Learning environment: Preschoolers (from left) Alyssa Madirazza, Aleksander Puleo, Ethan Bradey and Gianna Muscat feed the chickens at Beehive Castle Hill Childcare. Photo: Fiona MorrisFor many toddlers, preschool is a time for active learning about communication, letters, counting and making a mess with finger painting.
But at the Castle Hill Beehive Childcare Centre in Sydney’s north-west, children are being taught about recycling, composting, water conservation and gardening.
They have also been getting their hands dirty, with the centre having its own worm farm and vegetable garden.
The centre’s director, Cara Miceli, said that despite the potentially complex subject matter, the children have been quite eager to learn.
“They really love it … it gives them a respect for the environment and hopefully that will come through when they reach primary school,” she said.
The Castle Hill program is run by Hornsby Council and is part of a scheme teaching environmental sustainability. The scheme is running in more than 30 preschools and childcare centres.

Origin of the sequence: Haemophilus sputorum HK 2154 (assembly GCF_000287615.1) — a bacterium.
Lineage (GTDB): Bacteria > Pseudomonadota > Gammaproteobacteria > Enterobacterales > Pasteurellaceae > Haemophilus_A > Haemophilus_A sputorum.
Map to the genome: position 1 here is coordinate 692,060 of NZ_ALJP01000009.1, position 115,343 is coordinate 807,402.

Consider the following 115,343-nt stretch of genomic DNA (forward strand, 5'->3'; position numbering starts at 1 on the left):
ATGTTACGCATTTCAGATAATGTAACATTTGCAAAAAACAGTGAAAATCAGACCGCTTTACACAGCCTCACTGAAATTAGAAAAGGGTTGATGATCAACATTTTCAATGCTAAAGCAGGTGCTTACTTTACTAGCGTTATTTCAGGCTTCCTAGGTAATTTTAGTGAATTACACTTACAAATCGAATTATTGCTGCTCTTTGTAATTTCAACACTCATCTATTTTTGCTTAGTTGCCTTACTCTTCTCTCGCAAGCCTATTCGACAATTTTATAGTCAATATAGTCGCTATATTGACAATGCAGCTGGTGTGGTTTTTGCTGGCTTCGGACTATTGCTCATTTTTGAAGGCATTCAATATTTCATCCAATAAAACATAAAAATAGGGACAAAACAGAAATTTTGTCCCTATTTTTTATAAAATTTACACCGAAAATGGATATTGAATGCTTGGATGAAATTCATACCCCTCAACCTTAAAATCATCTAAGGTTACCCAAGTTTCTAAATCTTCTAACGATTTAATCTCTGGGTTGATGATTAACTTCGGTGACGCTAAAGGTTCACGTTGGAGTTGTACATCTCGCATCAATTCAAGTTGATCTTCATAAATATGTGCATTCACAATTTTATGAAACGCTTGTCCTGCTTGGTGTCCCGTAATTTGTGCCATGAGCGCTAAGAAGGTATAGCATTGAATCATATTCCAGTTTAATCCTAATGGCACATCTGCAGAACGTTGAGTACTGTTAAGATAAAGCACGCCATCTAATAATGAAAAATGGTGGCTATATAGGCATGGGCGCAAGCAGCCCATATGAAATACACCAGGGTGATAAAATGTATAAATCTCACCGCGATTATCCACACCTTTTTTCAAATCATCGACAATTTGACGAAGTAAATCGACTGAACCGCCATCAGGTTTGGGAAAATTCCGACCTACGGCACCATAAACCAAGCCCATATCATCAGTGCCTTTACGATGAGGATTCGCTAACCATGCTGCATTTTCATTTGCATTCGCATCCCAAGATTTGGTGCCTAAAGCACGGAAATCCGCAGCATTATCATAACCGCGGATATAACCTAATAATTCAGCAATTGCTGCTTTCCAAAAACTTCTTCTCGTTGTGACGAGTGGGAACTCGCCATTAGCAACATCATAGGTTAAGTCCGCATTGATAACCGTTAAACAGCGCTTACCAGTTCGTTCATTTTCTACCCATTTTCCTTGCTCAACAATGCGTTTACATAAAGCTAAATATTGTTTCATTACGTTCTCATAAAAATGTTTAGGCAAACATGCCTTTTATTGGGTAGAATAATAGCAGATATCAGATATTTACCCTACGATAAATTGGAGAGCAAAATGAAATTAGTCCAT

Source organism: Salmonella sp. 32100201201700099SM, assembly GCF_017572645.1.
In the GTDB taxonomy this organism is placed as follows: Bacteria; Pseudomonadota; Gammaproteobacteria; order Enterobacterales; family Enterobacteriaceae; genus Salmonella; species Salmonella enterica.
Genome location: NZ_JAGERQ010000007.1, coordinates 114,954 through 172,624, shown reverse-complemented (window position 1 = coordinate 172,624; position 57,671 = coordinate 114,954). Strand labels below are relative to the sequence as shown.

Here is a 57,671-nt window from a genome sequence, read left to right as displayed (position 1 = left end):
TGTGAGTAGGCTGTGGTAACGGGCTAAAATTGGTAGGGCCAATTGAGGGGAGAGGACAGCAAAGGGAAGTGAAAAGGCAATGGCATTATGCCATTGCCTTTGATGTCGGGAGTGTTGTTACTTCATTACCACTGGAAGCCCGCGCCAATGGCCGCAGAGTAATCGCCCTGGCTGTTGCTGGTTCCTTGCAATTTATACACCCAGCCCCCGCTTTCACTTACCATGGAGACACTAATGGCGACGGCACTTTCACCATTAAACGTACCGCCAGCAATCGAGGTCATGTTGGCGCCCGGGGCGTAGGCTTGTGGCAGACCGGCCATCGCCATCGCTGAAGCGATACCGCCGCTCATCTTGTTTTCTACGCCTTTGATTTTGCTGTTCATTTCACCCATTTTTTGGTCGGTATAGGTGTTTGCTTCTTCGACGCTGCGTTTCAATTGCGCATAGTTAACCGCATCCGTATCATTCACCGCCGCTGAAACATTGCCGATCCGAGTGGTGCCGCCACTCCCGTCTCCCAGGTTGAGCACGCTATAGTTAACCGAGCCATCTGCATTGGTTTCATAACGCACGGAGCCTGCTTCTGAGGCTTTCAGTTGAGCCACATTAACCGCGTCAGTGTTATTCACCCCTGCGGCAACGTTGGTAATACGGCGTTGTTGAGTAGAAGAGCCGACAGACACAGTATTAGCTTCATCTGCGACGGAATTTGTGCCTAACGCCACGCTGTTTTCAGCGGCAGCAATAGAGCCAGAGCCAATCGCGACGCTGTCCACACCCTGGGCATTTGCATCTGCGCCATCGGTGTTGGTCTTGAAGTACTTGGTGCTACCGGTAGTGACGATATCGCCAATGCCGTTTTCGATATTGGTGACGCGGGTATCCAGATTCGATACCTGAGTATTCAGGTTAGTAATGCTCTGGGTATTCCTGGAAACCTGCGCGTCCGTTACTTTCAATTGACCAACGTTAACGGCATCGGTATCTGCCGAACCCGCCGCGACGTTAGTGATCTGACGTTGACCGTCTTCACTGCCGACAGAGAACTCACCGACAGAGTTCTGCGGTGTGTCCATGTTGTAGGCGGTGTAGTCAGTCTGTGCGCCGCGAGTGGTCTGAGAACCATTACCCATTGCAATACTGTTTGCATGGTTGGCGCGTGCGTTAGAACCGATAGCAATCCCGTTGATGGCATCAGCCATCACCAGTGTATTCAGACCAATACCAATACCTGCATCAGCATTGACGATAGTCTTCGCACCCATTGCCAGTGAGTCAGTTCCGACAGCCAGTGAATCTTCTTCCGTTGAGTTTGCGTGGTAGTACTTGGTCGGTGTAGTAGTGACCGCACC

The NSW Early Childhood Environmental Education Network wants to see the program expanded to all early-learning centres across the state.
The group’s convener, Julie Gaul, said learning about the environment was as important in the early-learning curriculum as literacy and numeracy.
“It’s becoming more critical as we become more urbanised and becoming more isolated from nature,” she said.
However, the lessons about environmental sustainability aren’t just limited to the classroom. Ms Gaul said many children were bringing habits about the environment into the home as well and getting their parents on board.
“Early-childhood centres have really become a catalyst in the community,” she said.
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